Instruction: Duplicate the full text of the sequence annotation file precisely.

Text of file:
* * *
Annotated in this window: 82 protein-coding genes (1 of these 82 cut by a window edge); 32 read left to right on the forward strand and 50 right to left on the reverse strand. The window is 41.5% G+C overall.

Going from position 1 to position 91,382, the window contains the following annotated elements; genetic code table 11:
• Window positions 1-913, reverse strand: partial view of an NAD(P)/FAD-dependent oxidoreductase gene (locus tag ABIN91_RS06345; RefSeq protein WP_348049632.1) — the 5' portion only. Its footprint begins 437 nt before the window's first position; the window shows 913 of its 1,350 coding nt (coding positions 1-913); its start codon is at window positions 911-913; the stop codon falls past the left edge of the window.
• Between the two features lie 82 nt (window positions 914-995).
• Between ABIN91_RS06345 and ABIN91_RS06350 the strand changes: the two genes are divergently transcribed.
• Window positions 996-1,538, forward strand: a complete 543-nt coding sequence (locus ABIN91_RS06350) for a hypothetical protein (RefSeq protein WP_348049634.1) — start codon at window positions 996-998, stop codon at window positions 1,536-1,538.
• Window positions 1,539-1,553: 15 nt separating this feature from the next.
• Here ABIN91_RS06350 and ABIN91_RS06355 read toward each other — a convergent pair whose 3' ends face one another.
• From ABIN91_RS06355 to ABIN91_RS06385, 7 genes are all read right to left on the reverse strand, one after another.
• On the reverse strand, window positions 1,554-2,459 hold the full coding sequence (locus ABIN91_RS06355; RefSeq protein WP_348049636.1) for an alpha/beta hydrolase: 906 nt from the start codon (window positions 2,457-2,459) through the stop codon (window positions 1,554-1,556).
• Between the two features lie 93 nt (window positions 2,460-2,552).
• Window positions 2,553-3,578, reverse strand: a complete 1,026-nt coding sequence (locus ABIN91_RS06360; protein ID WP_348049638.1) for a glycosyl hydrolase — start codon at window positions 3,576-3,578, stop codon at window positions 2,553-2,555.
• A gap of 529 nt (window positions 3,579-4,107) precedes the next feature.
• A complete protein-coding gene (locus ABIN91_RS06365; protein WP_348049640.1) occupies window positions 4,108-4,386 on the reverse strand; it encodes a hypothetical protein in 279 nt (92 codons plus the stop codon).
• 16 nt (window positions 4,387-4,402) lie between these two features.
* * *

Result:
Annotated in this window: 82 protein-coding genes (1 of these 82 cut by a window edge); 32 read left to right on the forward strand and 50 right to left on the reverse strand. The window is 41.5% G+C overall.

Going from position 1 to position 91,382, the window contains the following annotated elements; genetic code table 11:
• Window positions 1-913, reverse strand: partial view of an NAD(P)/FAD-dependent oxidoreductase gene (locus tag ABIN91_RS06345; RefSeq protein WP_348049632.1) — the 5' portion only. Its footprint begins 437 nt before the window's first position; the window shows 913 of its 1,350 coding nt (coding positions 1-913); its start codon is at window positions 911-913; the stop codon falls past the left edge of the window.
• Between the two features lie 82 nt (window positions 914-995).
• Between ABIN91_RS06345 and ABIN91_RS06350 the strand changes: the two genes are divergently transcribed.
• Window positions 996-1,538, forward strand: a complete 543-nt coding sequence (locus ABIN91_RS06350) for a hypothetical protein (RefSeq protein WP_348049634.1) — start codon at window positions 996-998, stop codon at window positions 1,536-1,538.
• Window positions 1,539-1,553: 15 nt separating this feature from the next.
• Here ABIN91_RS06350 and ABIN91_RS06355 read toward each other — a convergent pair whose 3' ends face one another.
• From ABIN91_RS06355 to ABIN91_RS06385, 7 genes are all read right to left on the reverse strand, one after another.
• On the reverse strand, window positions 1,554-2,459 hold the full coding sequence (locus ABIN91_RS06355; RefSeq protein WP_348049636.1) for an alpha/beta hydrolase: 906 nt from the start codon (window positions 2,457-2,459) through the stop codon (window positions 1,554-1,556).
• Between the two features lie 93 nt (window positions 2,460-2,552).
• Window positions 2,553-3,578, reverse strand: a complete 1,026-nt coding sequence (locus ABIN91_RS06360; protein ID WP_348049638.1) for a glycosyl hydrolase — start codon at window positions 3,576-3,578, stop codon at window positions 2,553-2,555.
• A gap of 529 nt (window positions 3,579-4,107) precedes the next feature.
• A complete protein-coding gene (locus ABIN91_RS06365; protein WP_348049640.1) occupies window positions 4,108-4,386 on the reverse strand; it encodes a hypothetical protein in 279 nt (92 codons plus the stop codon).
• 16 nt (window positions 4,387-4,402) lie between these two features.